The Rise of the Vegan Seder
by Andrew Michaels
It’s probably safe to say that most Jews gathering around the table this Passover expect to see a shank bone as the zeroa, representing the Paschal sacrifice, and an egg as the beitzah, a reminder of the festival offering at the Temple in Jerusalem. For some Jews, the traditional seder plate may even feel mandatory. But with one in ten millennials in the United States eating vegan or vegetarian diets, it may be time for a change in expectations.
The Talmudic passage of Pesachim.114b specifies that beets and wild rice may be used as a replacement for the shank bone and egg, as they constitute two cooked foods. For Jews avoiding kitniyot, which rules out rice, a popular replacement for the egg is an avocado, which represents fertility through both its visual similarities to the egg and its roundness. Mushrooms have also been suggested by some Jewish vegans, with their wild growth perhaps bringing to mind fertility.
“Passover is obviously intended to remind us of our experience in slavery and to celebrate freedom,” says Jeffrey Cohan, executive director of Jewish Veg, an organization encouraging vegetarian and vegan diets within the Jewish community. “That makes it particularly ironic to consume animal products on Passover, which are created through exploitation and enslavement and treated very cruelly, even in a kosher context.”
Still, many feel that meat continues to play an important spiritual role in the Jewish community. Naftali Hanau, a trained shochet and the owner of Grow and Behold Foods, a kosher pasteurized meat company, says that kosher slaughter is not just an element of tradition, but an act of respect. “No system is perfect, but [kashrut] requires that the person doing the slaughter has to be highly trained, be known (and be held accountable) by the community, and have a ‘fear of heaven,’ that is awe and reverence for our traditions and the holiness of the task,” Hanau wrote in an e-mail. “The fact that it is such a highly trained, learned, and respected person who performs this work shows the value that our tradition places both on the life of animals, and the people who eat them,” says Hanau.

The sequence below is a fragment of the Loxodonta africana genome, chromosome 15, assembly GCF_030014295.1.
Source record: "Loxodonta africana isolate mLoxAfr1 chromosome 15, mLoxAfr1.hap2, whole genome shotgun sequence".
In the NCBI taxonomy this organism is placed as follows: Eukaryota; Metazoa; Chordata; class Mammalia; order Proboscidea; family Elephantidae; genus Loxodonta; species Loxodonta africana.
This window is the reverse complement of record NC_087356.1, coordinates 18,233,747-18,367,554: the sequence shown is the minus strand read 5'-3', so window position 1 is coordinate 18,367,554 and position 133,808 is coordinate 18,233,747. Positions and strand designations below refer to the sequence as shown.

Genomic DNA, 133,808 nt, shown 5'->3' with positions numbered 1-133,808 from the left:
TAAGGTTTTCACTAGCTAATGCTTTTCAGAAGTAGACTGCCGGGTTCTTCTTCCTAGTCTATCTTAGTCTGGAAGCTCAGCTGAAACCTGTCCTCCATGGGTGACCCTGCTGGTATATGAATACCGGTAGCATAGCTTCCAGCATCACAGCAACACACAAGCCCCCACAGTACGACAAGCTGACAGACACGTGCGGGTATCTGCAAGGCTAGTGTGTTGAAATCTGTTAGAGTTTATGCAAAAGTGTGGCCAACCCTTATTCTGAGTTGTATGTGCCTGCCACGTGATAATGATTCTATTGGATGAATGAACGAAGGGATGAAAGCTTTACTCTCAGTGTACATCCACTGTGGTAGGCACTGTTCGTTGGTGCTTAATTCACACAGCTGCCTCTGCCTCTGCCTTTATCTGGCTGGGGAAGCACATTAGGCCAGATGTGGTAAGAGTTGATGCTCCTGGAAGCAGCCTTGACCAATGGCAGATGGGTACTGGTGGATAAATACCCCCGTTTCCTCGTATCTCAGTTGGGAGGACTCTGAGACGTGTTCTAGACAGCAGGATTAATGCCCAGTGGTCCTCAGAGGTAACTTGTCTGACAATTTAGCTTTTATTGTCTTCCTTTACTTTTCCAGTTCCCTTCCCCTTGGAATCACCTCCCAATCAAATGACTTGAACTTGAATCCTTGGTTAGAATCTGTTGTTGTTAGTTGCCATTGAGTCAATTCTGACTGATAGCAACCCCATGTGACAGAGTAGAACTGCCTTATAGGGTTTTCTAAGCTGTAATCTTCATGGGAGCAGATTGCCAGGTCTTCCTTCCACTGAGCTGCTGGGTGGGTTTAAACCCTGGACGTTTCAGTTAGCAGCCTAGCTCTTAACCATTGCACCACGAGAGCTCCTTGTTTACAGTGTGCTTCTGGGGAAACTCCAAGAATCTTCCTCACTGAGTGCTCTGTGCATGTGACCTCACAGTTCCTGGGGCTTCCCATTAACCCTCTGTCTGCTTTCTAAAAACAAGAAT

Rabbi Shmuly Yanklowitz is the founder of the Shamayim V’aretz Institute, a California-based organization that has lobbied for reductions in meat consumption and revoking kosher certifications for slaughterhouses using inhumane methods, along with all types of veal. He is also a member of the Jewish Veg rabbinic council. I spoke with him to learn a bit more about the Jewish angle on a vegan or vegetarian diet.
With vegetarianism on the rise among millennials, are we seeing a growth in vegan and vegetarian diets among American Jews?
Absolutely. There is an enormous surge in the Jewish community with vegetarianism, veganism and meat reductionism: those who are not vegetarians but who are reducing their intake. There are a couple of factors: One, Israel is the leading country per capita in terms of vegans. So Israel has really shaped this discourse. Also, the number of studies that have come out that show the harmful health impacts of consuming animal products have been very well read and discussed in the Jewish community. And the Jewish values around compassion to animals have been really emphasized over the past couple of years. It used to be that vegetarians and vegans were kind of marginalized in their communities, and more and more we’re seeing that we’re growing micro-communities within every community that hold these values.
Can you speak a bit about Shamayim V’aretz and what you do?
Essentially, we are promoting campaigns around animal welfare, we are doing national education, we’re doing an annual leadership retreat, we put together curriculum for schools, and we have videos and awareness campaigns. Essentially, not just promoting reducing meat intake, not just promoting vegetarianism and veganism, but also to be a part of creating change. Making sure the animals that are in factories are treated better than they are.